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This simulation provides a highly visual, intuitive way for students to explore how density is related to an object's mass and volume. Using a virtual water tank, users drop various objects to see what floats and what sinks. Use the mouse to submerge the object and see how much fluid it displaces. A scale is provided to measure the mass of the objects, with a density table available for view. Students can easily see why the density formula works, especially when they identify the "mystery" objects.

This item is part of a larger collection of simulations developed by the Physics Education Technology project (PhET).
Editor's Note: Scroll down on the page for exemplary lesson plans for grades 6-12, developed by the PhET project specifically to accompany the "Density" simulation.
Subjects Levels Resource Types
Fluid Mechanics
- Statics of Fluids
= Density and Buoyancy
- Middle School
- Lower Undergraduate
- High School
- Instructional Material
= Activity
= Instructor Guide/Manual
= Interactive Simulation
Appropriate Courses Categories Ratings
- Physical Science
- Physics First
- Conceptual Physics
- Algebra-based Physics
- AP Physics
- Activity
- New teachers
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© 2010 University of Colorado at Boulder
Additional information is available.
Archimedes Principle, buoyancy, density simulation, mass, middle school simulation, volume
Record Cloner:
Metadata instance created February 16, 2011 by Caroline Hall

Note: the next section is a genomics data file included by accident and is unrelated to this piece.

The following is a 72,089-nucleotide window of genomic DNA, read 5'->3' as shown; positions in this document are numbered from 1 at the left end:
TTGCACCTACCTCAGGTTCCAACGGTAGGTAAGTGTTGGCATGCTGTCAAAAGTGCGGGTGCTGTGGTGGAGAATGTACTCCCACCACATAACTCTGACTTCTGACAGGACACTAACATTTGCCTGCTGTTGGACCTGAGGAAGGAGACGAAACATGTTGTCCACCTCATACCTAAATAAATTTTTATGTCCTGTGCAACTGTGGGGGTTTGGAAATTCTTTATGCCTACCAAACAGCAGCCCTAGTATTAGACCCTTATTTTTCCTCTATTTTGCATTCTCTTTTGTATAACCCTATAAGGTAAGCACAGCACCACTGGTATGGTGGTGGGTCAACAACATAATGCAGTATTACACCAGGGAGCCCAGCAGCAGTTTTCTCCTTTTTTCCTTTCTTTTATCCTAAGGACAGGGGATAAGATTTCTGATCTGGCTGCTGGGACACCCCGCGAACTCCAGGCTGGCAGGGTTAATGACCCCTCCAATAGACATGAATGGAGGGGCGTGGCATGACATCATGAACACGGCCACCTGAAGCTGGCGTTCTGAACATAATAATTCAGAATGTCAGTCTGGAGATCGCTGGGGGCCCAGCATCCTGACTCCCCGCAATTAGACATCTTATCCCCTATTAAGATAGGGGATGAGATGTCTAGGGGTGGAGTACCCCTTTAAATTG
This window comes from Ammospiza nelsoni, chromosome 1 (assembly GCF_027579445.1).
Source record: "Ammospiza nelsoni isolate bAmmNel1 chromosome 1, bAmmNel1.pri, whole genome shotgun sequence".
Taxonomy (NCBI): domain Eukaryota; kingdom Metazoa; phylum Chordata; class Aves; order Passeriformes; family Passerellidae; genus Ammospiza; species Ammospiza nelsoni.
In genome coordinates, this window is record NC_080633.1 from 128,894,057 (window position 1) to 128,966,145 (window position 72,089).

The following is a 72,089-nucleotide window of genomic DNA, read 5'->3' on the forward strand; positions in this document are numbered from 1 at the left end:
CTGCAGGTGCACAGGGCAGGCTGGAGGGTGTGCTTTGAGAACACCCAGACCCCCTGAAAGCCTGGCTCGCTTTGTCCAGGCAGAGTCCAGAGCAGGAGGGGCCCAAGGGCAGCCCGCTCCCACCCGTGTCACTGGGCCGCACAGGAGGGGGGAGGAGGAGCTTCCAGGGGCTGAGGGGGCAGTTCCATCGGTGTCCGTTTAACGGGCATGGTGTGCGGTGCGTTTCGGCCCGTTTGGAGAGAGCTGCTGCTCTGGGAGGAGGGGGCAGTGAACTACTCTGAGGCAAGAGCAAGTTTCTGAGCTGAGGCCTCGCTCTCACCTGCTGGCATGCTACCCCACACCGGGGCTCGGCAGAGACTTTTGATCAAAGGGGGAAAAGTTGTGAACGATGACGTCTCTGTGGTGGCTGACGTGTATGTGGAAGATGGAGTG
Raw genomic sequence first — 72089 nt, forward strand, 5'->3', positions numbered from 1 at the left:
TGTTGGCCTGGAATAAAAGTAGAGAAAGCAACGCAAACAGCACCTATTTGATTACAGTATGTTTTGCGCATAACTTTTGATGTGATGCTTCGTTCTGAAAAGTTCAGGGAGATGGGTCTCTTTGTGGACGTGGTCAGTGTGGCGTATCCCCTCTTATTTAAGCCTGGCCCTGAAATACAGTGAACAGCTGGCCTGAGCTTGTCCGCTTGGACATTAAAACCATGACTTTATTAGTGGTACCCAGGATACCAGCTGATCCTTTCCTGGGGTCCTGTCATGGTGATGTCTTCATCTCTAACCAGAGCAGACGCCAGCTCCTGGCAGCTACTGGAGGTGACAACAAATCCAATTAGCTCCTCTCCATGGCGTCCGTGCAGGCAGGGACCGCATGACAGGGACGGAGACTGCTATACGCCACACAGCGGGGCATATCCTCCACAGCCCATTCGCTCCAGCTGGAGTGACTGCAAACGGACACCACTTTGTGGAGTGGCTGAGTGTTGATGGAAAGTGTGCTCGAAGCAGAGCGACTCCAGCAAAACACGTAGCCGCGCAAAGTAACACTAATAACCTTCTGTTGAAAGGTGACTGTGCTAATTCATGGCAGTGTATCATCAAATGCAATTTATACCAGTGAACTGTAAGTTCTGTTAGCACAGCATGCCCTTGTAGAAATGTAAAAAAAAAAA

Record Updated:
August 18, 2016 by Lyle Barbato
Last Update
when Cataloged:
December 30, 2010
Other Collections:

AAAS Benchmark Alignments (2008 Version)

4. The Physical Setting

4D. The Structure of Matter
  • 6-8: 4D/M10. A substance has characteristic properties such as density, a boiling point, and solubility, all of which are independent of the amount of the substance and can be used to identify it.

11. Common Themes

11B. Models
  • 6-8: 11B/M4. Simulations are often useful in modeling events and processes.
  • 6-8: 11B/M5. The usefulness of a model depends on how closely its behavior matches key aspects of what is being modeled. The only way to determine the usefulness of a model is to compare its behavior to the behavior of the real-world object, event, or process being modeled.

12. Habits of Mind

12B. Computation and Estimation
  • 6-8: 12B/M3. Calculate the circumferences and areas of rectangles, triangles, and circles, and the volumes of rectangular solids.
  • 6-8: 12B/M7b. Convert quantities expressed in one unit of measurement into another unit of measurement when necessary to solve a real-world problem.
  • 9-12: 12B/H2. Find answers to real-world problems by substituting numerical values in simple algebraic formulas and check the answer by reviewing the steps of the calculation and by judging whether the answer is reasonable.
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Record Link
AIP Format
(PhET, Boulder, 2010), WWW Document, (https://phet.colorado.edu/en/simulation/density).
PhET Simulation: Density (PhET, Boulder, 2010), <https://phet.colorado.edu/en/simulation/density>.
APA Format
PhET Simulation: Density. (2010, December 30). Retrieved June 24, 2024, from PhET: https://phet.colorado.edu/en/simulation/density
Chicago Format
PhET. PhET Simulation: Density. Boulder: PhET, December 30, 2010. https://phet.colorado.edu/en/simulation/density (accessed 24 June 2024).
MLA Format
PhET Simulation: Density. Boulder: PhET, 2010. 30 Dec. 2010. 24 June 2024 <https://phet.colorado.edu/en/simulation/density>.
BibTeX Export Format
@misc{ Title = {PhET Simulation: Density}, Publisher = {PhET}, Volume = {2024}, Number = {24 June 2024}, Month = {December 30, 2010}, Year = {2010} }
Refer Export Format

%T PhET Simulation: Density %D December 30, 2010 %I PhET %C Boulder %U https://phet.colorado.edu/en/simulation/density %O application/java

EndNote Export Format

%0 Electronic Source %D December 30, 2010 %T PhET Simulation: Density %I PhET %V 2024 %N 24 June 2024 %8 December 30, 2010 %9 application/java %U https://phet.colorado.edu/en/simulation/density

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